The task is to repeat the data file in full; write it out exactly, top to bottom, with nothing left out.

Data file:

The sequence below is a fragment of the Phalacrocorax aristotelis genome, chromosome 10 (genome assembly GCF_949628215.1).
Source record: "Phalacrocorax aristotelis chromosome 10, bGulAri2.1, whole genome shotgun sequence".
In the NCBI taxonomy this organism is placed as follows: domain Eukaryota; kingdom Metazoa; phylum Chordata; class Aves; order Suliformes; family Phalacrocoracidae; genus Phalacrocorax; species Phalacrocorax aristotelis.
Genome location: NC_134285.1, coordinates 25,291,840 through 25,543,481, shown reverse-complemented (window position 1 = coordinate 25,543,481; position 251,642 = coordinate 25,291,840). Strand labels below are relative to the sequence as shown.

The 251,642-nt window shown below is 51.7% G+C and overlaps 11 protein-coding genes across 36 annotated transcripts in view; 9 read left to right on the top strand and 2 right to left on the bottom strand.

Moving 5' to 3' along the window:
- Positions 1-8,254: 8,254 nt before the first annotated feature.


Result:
The sequence below is a fragment of the Phalacrocorax aristotelis genome, chromosome 10 (genome assembly GCF_949628215.1).
Source record: "Phalacrocorax aristotelis chromosome 10, bGulAri2.1, whole genome shotgun sequence".
In the NCBI taxonomy this organism is placed as follows: domain Eukaryota; kingdom Metazoa; phylum Chordata; class Aves; order Suliformes; family Phalacrocoracidae; genus Phalacrocorax; species Phalacrocorax aristotelis.
Genome location: NC_134285.1, coordinates 25,291,840 through 25,543,481, shown reverse-complemented (window position 1 = coordinate 25,543,481; position 251,642 = coordinate 25,291,840). Strand labels below are relative to the sequence as shown.

The 251,642-nt window shown below is 51.7% G+C and overlaps 11 protein-coding genes across 36 annotated transcripts in view; 9 read left to right on the top strand and 2 right to left on the bottom strand.

Moving 5' to 3' along the window:
- Positions 1-8,254: 8,254 nt before the first annotated feature.